|Connecticut, Iowa, Maryland, Massachusetts, New Hampshire, |
New York, Vermont, and Washington – 8 states down, 42 to go!
Women weren't allowed to vote until about 90 years ago. A lot of people thought slavery was OK until it was abolished nearly 150 years ago because it wasn't OK. Hitler thought it was OK to eliminate 10 million Jews and Gypsies until we decided it was actually genocide. After our nation's – and the world in general's – tumultuous history, it shouldn't still take decades to learn from our mistakes. Yet there are people out there who think 8 states allowing gay marriage is 8 states too many. The Republican party is even making the ban on gay marriage a key issue in the upcoming election. Apparently the economy, housing crisis and continued healthcare reform aren't really that big a deal.
Where I live, lawmakers just passed a bill for same-sex marriage. Not to sound overly naïve, but when I heard that I remember thinking, "They had to pass a law for people to get married? I thought they did that already."
Many of the proponents of the bill at the government level are gay, as are many across the country who have campaigned to have similar legislation made into law in their own home states. I'm not gay, and I don't think you have to be to recognize an individual's right to marry anyone they choose. Similarly, you don't have to be black or a woman to appreciate their right to equal civil liberties.
What I've never understood is why groups of people feel the need to curtail the rights and privileges of other groups of people for arbitrary reasons. And yes, they're arbitrary. A person's sexual preference has no bearing on their ability to be an effective firefighter, or teacher, or police officer, or ditchdigger. (There are plenty of straight people who suck at those jobs.)
I dated a woman who thought gays shouldn't be allowed in the military or in law enforcement. This was back during the early days of President Clinton's liberal gay rights policies which eventually morphed into "Don't Ask, Don't Tell". I asked her why she felt this way. Her response was that gays in the military would weaken the military's morale and, thus, their readiness because the straight members would be so uncomfortable sharing barracks or showers with the gays. And my response was that that's the straight guys' problem. The gays aren't uncomfortable, so why should they be penalized because a bunch of backward-thinking homophobes don't know how to man up? If G.I. Joe is weirded out by G.I. Joey, get G.I. Joe some sensitivity training. And hey, if you're worried about being hit on by a gay bunk mate, just say no. (Straight soldiers have a history of raping and abusing women in the military already. Sounds like a personal problem...)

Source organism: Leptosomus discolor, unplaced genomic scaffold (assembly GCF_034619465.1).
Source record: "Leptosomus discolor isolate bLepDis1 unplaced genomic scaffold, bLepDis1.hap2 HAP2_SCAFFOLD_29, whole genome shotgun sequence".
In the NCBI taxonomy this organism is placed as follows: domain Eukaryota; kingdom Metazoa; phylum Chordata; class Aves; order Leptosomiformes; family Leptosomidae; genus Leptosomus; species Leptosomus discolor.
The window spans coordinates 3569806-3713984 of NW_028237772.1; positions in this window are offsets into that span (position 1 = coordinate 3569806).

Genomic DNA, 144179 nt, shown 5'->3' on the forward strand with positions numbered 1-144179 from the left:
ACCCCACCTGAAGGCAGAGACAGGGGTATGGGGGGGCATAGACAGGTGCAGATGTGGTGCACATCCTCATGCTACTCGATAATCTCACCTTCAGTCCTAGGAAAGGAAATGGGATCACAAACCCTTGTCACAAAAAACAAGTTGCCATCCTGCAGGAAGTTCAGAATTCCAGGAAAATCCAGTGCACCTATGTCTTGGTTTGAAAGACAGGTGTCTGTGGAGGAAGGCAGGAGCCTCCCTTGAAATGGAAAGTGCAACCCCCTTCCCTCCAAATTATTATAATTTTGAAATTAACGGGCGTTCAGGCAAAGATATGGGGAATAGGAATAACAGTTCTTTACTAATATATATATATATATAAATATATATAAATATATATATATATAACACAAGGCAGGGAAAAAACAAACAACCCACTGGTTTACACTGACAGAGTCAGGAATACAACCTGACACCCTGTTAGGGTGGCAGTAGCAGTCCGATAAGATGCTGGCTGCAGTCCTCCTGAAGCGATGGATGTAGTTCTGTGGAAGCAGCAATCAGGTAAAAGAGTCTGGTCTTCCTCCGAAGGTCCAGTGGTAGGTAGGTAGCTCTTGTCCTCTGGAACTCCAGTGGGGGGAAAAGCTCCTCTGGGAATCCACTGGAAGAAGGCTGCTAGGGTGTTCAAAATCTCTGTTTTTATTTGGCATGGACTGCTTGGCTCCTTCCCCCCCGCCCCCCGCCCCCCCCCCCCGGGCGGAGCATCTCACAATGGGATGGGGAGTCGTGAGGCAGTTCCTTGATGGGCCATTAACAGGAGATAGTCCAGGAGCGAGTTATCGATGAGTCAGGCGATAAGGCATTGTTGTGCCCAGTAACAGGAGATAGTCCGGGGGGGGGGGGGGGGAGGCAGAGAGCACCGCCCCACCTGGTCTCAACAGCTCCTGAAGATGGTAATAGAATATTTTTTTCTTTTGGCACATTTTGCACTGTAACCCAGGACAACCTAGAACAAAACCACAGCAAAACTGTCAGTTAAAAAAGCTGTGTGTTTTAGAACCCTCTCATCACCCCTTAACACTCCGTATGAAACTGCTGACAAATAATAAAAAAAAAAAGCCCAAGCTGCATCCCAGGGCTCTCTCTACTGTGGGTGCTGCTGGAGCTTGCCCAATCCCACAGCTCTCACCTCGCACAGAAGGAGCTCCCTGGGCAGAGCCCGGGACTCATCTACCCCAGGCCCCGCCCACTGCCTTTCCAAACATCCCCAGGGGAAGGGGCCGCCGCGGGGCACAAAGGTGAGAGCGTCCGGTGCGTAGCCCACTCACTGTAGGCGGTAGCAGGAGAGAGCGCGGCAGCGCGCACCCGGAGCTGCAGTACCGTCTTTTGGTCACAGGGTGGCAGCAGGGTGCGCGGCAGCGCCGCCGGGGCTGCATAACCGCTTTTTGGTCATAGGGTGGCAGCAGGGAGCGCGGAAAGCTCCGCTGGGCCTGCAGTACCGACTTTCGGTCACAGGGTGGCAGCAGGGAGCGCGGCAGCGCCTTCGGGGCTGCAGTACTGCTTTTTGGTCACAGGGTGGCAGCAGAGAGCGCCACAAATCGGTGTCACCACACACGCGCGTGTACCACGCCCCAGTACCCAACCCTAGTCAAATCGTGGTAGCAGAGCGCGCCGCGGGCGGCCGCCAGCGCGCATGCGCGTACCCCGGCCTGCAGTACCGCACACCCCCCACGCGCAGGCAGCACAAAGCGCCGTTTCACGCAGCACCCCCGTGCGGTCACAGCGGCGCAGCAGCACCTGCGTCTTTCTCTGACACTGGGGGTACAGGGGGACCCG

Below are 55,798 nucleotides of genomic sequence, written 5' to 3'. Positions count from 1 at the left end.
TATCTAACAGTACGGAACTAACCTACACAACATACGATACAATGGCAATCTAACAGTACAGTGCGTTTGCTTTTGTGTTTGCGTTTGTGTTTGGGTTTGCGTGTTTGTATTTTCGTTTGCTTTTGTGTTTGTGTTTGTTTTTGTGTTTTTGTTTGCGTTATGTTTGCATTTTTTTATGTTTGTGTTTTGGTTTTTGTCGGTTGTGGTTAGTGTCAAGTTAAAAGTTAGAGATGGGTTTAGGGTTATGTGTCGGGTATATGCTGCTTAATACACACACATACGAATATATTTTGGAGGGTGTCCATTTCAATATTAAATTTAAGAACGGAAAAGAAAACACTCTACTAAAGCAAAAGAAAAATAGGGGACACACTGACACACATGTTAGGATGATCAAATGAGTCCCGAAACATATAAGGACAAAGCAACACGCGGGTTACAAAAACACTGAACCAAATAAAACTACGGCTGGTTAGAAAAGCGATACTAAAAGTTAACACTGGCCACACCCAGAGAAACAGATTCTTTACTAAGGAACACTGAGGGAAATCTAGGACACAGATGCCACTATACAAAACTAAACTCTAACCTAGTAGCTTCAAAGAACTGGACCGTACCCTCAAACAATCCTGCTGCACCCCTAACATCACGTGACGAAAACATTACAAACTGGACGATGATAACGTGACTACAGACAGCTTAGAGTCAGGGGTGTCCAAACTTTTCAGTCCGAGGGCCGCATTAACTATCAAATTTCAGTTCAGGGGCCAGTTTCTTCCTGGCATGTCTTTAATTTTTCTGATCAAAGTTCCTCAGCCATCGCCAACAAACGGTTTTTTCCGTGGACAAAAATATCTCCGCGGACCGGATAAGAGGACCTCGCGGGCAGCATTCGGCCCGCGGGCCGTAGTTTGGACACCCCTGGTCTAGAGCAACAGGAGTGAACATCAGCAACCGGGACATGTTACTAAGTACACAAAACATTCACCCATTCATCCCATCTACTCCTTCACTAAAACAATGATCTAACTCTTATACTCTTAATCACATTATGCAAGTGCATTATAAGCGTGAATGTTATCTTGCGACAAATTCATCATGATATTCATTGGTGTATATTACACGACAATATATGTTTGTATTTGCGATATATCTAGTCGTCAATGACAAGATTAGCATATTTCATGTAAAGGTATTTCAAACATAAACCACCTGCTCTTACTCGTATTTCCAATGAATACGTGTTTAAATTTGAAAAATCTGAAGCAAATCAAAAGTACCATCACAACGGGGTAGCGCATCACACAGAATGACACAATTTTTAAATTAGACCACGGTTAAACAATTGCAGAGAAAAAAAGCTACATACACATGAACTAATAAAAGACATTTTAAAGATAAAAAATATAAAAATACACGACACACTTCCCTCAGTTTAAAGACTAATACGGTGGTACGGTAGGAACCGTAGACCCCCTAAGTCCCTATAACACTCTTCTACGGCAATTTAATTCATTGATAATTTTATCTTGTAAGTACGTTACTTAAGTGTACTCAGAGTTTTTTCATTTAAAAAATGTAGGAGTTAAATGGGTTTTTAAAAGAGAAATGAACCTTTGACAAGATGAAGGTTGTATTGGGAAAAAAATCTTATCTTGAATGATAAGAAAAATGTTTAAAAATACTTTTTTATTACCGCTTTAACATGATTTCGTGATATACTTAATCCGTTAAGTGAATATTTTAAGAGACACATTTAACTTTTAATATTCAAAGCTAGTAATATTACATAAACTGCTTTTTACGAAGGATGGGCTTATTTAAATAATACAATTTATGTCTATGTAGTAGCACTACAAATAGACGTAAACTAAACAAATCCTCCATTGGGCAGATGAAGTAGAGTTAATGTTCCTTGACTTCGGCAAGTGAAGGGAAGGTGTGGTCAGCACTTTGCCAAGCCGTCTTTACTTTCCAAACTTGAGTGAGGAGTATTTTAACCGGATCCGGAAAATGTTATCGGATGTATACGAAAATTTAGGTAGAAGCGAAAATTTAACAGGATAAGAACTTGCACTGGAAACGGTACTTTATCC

I wish I was a trained social psychologist because maybe then I'd have some insight into why homosexuality makes so many people so uncomfortable, even afraid. And I don't say that so I'll look ultra-progressive and cool. I say that because I'd honestly like to know. I understand that homosexuality scares many straight people. I just don't understand why.
Being gay doesn't make you smarter or dumber, stronger or weaker, taller or shorter, fatter or skinnier. Gay people are old and young, black and white, yellow and brown. They're rich and poor, have great jobs and are unemployed. They're less likely to be rapists, serial killers and child molesters. Homosexuality isn't contagious, it doesn't smell funny, it doesn't look funny (most of the time), and it doesn't breed promiscuity. It doesn't affect anyone else in any way, save for an individual's chosen response to it. It's interesting that gays have never sought to compromise the rights and privileges of, or otherwise sanction, straight people. Maybe they would if they were the majority. Maybe if there were more of "them" than "us", I'd have to kiss Christy in private. And maybe I'd read more news stories about straight-bashing and "Herpes: The Straight Disease!" I'd hear more pundits twisting arcane bible scripture to justify their warped interpretation of God's word.
Bottom line, who among us has the right to say who should and shouldn't be allowed to marry? Common sense dictates that you can't marry your sibling or your dog. But short of the obvious, I don't see the problem. Until someone comes along and can prove they're an expert on love and marriage, I think we should all be allowed to make our own decision when it comes to a spouse. Love isn't gay or straight.